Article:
As Tyler Held moves on from her time working alongside Jennie Brannigan, we caught up with her to reflect on her past few years as an international groom. Of course, Tyler’s a multi-skilled pro, meaning she’s got multiple pursuits in her sights at any given time; currently, life is taking her down the path toward earning her doctorate in sports psychology. Read on for Tyler’s take on grooming, life in the sport of eventing, and mental health.
In many ways, our sport can be somewhat insular — for better and for worse — but in others it can provide a wealth of experiences that make for a rich and full life. For Tyler Held, a lifetime with horses supplemented by a keen interest in sports psychology, Brazilian jiu jitsu, and the concept of balance and fulfillment has provided an open perspective and a clear idea of what her next steps will be.
Before Tyler became a full-time groom, she competed and held higher riding aspirations. But life had some changes in store for her. “I think I thought I knew a lot more than I did back in the day,” she described. She spent some time as a working student at Waredaca as a teenager and had an off-track Thoroughbred she’d ridden through Training level. But, as Tyler describes it, “something never really clicked with that horse”, and eventually she found herself increasingly drawn to grooming and horse care rather than competition.
Eventually, a gig as a vet tech for Dr. Kevin Keane and a connection to longtime Phillip Dutton groom and barn manager Emma Ford would lead Tyler to her most recent job: working for Jennie Brannigan. She can still recall the advice Emma gave her then: “She called and told me, ‘if you want to do this and do it right, you have to go work for Jennie. That girl is going places’”.
During Tyler’s first competition, at Carolina International in 2019, as a part of Jennie’s team, she fell on cross country and broke her jaw. “It was quite a dramatic way to start off!” Tyler said. Luckily, Jennie’s injury healed successfully and she was soon back competing, though 2019 would throw some additional challenges her way — Jennie describes the end of that year as among the lowest points in her career.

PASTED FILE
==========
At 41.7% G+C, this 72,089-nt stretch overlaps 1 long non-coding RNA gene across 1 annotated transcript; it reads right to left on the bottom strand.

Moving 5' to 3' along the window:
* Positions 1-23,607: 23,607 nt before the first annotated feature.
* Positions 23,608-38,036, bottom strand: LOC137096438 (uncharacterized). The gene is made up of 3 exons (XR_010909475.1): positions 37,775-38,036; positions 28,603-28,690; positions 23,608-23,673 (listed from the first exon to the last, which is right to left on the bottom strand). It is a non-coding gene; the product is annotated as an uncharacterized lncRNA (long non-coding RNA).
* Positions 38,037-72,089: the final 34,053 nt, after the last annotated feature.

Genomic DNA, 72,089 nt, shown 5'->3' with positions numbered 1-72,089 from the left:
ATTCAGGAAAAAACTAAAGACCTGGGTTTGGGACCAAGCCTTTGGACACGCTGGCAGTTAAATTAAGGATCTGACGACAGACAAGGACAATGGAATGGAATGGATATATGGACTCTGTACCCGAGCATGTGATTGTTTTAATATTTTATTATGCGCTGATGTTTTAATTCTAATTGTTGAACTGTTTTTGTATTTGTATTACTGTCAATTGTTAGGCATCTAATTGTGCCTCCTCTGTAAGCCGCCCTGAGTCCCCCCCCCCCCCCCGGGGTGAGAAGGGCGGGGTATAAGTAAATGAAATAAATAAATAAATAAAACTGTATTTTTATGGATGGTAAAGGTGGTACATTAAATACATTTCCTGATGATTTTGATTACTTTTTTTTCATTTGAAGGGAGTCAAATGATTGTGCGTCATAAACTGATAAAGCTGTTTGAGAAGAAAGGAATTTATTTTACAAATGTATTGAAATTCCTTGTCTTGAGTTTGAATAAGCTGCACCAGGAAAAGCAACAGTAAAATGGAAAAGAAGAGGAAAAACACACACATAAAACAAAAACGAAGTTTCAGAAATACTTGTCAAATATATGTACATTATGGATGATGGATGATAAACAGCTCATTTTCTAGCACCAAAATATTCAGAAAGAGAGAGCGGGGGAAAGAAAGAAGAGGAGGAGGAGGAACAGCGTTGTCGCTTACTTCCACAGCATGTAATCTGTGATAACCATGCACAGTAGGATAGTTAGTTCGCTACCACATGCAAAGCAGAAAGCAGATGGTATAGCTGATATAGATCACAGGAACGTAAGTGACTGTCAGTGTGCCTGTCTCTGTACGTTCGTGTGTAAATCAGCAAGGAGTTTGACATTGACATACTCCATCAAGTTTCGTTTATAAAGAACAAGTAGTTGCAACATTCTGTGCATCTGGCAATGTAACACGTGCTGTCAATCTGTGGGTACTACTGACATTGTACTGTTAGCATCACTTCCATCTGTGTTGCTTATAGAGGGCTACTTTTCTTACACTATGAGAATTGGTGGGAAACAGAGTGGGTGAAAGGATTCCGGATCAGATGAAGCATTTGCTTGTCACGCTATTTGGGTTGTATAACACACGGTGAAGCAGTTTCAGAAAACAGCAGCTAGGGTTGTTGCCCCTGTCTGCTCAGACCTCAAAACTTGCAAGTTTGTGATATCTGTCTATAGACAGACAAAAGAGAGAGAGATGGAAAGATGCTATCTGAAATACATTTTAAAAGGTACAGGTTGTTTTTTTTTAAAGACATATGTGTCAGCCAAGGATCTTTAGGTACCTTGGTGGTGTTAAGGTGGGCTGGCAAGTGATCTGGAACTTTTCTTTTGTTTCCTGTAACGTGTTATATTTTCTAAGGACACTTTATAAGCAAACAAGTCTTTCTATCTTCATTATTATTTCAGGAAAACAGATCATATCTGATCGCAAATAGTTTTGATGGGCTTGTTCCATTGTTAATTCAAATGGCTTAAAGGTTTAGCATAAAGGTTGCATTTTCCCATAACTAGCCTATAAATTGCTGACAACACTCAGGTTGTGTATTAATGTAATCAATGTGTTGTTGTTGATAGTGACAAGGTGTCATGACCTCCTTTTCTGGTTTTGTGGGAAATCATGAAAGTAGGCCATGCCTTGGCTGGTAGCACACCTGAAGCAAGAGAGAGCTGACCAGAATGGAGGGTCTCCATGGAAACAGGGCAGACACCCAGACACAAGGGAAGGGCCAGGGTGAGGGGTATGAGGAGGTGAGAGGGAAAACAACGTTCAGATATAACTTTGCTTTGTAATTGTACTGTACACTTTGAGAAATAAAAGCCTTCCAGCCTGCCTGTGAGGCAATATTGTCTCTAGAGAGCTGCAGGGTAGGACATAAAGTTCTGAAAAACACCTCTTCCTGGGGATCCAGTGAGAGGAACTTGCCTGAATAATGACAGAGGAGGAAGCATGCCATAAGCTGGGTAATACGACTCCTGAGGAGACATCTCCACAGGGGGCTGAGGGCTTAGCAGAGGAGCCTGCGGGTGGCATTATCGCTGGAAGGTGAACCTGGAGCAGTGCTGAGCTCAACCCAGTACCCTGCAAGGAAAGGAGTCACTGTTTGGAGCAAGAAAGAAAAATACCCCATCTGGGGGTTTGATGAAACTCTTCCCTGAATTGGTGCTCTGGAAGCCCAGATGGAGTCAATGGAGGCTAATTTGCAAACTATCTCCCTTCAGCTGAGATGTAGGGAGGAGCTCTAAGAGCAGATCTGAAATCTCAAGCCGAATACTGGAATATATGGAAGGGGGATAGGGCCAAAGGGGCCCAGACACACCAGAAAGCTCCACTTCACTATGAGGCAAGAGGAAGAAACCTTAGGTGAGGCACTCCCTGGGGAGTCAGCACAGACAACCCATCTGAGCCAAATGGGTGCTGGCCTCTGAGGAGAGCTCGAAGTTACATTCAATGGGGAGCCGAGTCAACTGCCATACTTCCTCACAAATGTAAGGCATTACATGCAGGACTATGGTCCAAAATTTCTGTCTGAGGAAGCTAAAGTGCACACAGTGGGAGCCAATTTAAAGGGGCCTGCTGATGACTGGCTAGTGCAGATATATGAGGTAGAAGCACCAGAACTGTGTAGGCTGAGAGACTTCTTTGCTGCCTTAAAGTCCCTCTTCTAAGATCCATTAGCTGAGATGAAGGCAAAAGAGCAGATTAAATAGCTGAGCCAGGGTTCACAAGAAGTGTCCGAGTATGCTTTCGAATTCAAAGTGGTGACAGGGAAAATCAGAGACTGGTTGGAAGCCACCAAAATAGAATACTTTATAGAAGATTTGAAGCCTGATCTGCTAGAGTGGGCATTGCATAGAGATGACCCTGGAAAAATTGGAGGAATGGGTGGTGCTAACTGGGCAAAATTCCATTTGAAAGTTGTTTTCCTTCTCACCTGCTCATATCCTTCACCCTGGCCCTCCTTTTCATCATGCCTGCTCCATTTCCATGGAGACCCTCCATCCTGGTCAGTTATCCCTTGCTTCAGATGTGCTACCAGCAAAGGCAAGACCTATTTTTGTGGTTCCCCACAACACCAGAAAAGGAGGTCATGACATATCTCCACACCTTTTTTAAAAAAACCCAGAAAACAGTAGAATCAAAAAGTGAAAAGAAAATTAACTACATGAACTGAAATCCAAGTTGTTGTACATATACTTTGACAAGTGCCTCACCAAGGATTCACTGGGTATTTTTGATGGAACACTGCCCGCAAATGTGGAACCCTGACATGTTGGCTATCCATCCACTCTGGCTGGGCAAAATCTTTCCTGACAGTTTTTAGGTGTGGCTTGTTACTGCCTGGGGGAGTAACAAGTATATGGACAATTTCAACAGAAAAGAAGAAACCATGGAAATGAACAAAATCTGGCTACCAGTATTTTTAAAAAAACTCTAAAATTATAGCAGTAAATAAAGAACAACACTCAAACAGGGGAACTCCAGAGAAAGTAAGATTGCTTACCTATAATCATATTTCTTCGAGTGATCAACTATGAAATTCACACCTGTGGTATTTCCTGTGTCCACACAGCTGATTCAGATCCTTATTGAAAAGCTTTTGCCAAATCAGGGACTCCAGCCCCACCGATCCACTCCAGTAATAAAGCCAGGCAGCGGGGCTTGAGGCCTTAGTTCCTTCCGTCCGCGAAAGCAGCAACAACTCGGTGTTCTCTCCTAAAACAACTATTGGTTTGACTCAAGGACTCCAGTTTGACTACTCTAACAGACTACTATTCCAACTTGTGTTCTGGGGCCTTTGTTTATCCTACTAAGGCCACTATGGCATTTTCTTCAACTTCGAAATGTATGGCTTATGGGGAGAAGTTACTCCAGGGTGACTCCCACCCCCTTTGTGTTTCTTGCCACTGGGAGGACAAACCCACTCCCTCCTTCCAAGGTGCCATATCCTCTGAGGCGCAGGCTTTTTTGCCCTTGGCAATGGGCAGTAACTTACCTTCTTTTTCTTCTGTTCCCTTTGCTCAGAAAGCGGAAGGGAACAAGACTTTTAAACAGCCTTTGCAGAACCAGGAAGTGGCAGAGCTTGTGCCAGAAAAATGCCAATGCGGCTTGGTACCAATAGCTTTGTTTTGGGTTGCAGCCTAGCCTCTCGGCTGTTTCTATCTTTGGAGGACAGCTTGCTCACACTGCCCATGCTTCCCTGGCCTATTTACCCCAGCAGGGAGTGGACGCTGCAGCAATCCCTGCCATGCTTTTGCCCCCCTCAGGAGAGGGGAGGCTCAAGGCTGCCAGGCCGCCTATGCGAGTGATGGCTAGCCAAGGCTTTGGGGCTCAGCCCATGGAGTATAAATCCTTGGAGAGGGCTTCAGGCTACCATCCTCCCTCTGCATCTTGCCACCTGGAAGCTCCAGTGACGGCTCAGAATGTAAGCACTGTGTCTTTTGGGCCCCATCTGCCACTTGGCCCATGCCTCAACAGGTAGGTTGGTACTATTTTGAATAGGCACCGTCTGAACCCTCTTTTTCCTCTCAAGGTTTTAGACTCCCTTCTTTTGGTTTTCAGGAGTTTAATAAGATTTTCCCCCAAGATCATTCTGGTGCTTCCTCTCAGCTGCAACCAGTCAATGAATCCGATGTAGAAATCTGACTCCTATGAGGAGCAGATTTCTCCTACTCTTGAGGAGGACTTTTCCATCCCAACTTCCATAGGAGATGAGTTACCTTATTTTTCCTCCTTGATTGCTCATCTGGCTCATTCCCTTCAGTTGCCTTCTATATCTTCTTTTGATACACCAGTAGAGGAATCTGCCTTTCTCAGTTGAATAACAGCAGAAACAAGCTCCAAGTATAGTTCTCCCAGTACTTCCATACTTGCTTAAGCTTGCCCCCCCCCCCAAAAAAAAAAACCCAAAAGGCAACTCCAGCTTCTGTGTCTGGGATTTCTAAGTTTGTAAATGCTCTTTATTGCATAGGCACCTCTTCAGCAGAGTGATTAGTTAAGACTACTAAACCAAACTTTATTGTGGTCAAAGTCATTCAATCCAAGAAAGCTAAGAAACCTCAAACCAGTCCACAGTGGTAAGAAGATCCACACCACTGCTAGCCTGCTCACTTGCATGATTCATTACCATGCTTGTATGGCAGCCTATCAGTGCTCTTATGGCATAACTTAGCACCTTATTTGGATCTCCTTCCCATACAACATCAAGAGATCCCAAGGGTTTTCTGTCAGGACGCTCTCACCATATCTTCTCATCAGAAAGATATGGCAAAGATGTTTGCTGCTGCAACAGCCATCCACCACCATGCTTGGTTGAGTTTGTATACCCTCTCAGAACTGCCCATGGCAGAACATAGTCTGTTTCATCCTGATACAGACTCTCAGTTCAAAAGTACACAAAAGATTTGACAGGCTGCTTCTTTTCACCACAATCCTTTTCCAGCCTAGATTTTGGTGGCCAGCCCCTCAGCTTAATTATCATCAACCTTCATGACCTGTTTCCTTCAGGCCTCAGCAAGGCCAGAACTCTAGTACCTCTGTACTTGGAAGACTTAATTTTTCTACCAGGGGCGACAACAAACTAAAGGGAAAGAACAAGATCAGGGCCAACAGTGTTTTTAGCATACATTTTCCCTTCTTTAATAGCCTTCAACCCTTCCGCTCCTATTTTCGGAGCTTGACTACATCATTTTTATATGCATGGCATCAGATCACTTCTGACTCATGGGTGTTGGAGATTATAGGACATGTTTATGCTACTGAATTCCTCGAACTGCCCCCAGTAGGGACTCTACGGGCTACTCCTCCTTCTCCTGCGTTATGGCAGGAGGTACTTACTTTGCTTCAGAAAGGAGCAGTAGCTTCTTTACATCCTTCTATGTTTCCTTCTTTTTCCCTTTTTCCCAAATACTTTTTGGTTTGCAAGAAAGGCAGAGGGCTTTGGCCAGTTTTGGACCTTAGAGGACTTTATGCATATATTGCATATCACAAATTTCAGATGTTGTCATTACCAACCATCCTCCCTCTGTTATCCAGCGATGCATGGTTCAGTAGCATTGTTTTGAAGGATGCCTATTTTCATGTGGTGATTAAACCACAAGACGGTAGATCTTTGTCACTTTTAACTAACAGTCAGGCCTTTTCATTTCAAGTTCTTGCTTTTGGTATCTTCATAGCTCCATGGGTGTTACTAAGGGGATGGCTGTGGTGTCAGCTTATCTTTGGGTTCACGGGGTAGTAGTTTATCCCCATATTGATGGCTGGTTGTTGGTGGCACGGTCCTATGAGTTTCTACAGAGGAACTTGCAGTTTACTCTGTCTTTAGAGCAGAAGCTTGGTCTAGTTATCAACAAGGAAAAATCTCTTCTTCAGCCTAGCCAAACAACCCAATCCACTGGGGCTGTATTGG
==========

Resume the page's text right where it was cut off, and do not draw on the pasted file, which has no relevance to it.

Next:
Through the pandemic, Jennie credited some reorganization of her focus and mentality for her sense of confidence coming into the first full post-pandemic season in 2021. It would wind up being a banner year for Jennie, who collected 10 top five finishes in FEI competition, including a fourth place this fall in the inaugural Maryland 5 Star with the Stella Artois Syndicate’s Stella Artois. She also finished 15th individually as a member of the silver medal winning Team USA at the Boekelo Nations Cup in October. For Team Brannigan, it was a season of highs that everyone chases and but only sometimes experiences through some mixture of determination, hard work, a dash of luck, and enough stubbornness to weather the tough days.
“It’s really taught me grit and determination, seeing what Jennie has overcome in her career to seeing her get this high point this fall,” Tyler reflected. “I think of what a team effort it’s been. We have a great group of people in the barn who help each other learn and grow.”
Tyler’s interest in sports psychology has lent itself well to her career as a groom, but it’s also the reason why she’s stepped away in order to finish her education. Eventing is a sport brimming with mental challenges, and in order to maintain focus and calm (and, let’s be honest, sanity) there must be some sense of balance. Without it, this life consumes you. It’s Tyler’s goal to help more people — riders, grooms, and everyone else involved in this lifestyle — achieve that balance.
“Leveling up with mindset is not just working harder or more hours,” Tyler explained. “I’ve always been a really hard worker, and at one point I just hit a wall. And in this sport, a lot is learned from doing things wrong.”
“Too many issues of mental health and wellness aren’t being addressed in this sport,” she continued. “It’s applicable to the pro or to the adult ammy who just wants to do it for fun. When you struggle, it’s just not fun anymore, so it’s important to keep a healthy mental relationship with the sport.”
Through her work on The Whole Equestrian podcast alongside fellow eventer Emily Hamel, Tyler hopes to spread this message to whoever will listen. The environment at Jennie’s is one she uses as a benchmark for that buzzword — balance — and an example that it can be achieved.
“Jennie has been very good to me,” she said. “She makes sure we don’t get burned out and have time off. And from what I’ve witnessed, that isn’t always the industry standard. We work hard, but in a certain structure. We have lives after work and we do things outside of horses so that when we are in the barn, we are fresh and love what we do. People burn out — it’s a very real phenomenon. And I think equestrianism is a few steps behind the times in being stuck in the old ways of grit and ‘just put your head down and work harder’, but there is actual research that shows that isn’t the only way to go.”
As she caps off the year of a lifetime and moves on to the final steps of her doctorate, Tyler looks back with a sense of gratitude for all she’s gotten to be a part of. But, any eventer worth their salt will advise you not to let your highs get too high or your lows too low. “There’s always a Monday after,” she explained, just after reliving the epic experience that was the Maryland 5 Star in October. “And if you can’t go in the barn and just enjoy spending time with the horses, the sport will wear you down quickly because there is always another day. And just because it goes well today doesn’t mean it goes well tomorrow. So you take joy in the day to day.”